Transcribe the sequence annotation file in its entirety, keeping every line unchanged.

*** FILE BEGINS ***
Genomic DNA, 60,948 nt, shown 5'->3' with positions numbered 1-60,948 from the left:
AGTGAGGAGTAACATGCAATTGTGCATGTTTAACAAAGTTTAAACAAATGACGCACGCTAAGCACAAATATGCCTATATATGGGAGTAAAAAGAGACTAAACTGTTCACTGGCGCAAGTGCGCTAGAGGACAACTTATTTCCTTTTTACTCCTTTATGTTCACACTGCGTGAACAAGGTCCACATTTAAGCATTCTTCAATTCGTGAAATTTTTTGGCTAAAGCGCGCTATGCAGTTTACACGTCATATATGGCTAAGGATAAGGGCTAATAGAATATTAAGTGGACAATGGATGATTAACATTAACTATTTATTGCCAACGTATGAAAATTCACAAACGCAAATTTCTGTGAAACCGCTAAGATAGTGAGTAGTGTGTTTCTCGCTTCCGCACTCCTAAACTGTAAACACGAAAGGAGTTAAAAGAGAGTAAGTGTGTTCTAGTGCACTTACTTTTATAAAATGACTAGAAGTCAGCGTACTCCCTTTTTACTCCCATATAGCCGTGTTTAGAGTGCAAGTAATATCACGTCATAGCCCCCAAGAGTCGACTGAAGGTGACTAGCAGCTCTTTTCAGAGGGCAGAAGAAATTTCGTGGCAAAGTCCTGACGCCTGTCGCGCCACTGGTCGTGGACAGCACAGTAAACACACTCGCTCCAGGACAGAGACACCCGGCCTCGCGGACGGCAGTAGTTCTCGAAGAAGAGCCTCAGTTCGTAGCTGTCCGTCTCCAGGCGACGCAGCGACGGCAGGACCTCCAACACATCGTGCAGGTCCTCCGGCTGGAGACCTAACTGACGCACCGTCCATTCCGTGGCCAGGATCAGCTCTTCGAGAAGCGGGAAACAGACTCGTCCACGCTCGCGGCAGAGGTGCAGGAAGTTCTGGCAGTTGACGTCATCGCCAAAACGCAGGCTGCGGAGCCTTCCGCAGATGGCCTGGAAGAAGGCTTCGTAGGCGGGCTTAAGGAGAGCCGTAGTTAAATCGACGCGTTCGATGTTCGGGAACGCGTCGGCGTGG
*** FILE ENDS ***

Genomic DNA, 60,948 nt, shown 5'->3' with positions numbered 1-60,948 from the left:
AGTGAGGAGTAACATGCAATTGTGCATGTTTAACAAAGTTTAAACAAATGACGCACGCTAAGCACAAATATGCCTATATATGGGAGTAAAAAGAGACTAAACTGTTCACTGGCGCAAGTGCGCTAGAGGACAACTTATTTCCTTTTTACTCCTTTATGTTCACACTGCGTGAACAAGGTCCACATTTAAGCATTCTTCAATTCGTGAAATTTTTTGGCTAAAGCGCGCTATGCAGTTTACACGTCATATATGGCTAAGGATAAGGGCTAATAGAATATTAAGTGGACAATGGATGATTAACATTAACTATTTATTGCCAACGTATGAAAATTCACAAACGCAAATTTCTGTGAAACCGCTAAGATAGTGAGTAGTGTGTTTCTCGCTTCCGCACTCCTAAACTGTAAACACGAAAGGAGTTAAAAGAGAGTAAGTGTGTTCTAGTGCACTTACTTTTATAAAATGACTAGAAGTCAGCGTACTCCCTTTTTACTCCCATATAGCCGTGTTTAGAGTGCAAGTAATATCACGTCATAGCCCCCAAGAGTCGACTGAAGGTGACTAGCAGCTCTTTTCAGAGGGCAGAAGAAATTTCGTGGCAAAGTCCTGACGCCTGTCGCGCCACTGGTCGTGGACAGCACAGTAAACACACTCGCTCCAGGACAGAGACACCCGGCCTCGCGGACGGCAGTAGTTCTCGAAGAAGAGCCTCAGTTCGTAGCTGTCCGTCTCCAGGCGACGCAGCGACGGCAGGACCTCCAACACATCGTGCAGGTCCTCCGGCTGGAGACCTAACTGACGCACCGTCCATTCCGTGGCCAGGATCAGCTCTTCGAGAAGCGGGAAACAGACTCGTCCACGCTCGCGGCAGAGGTGCAGGAAGTTCTGGCAGTTGACGTCATCGCCAAAACGCAGGCTGCGGAGCCTTCCGCAGATGGCCTGGAAGAAGGCTTCGTAGGCGGGCTTAAGGAGAGCCGTAGTTAAATCGACGCGTTCGATGTTCGGGAACGCGTCGGCGTGG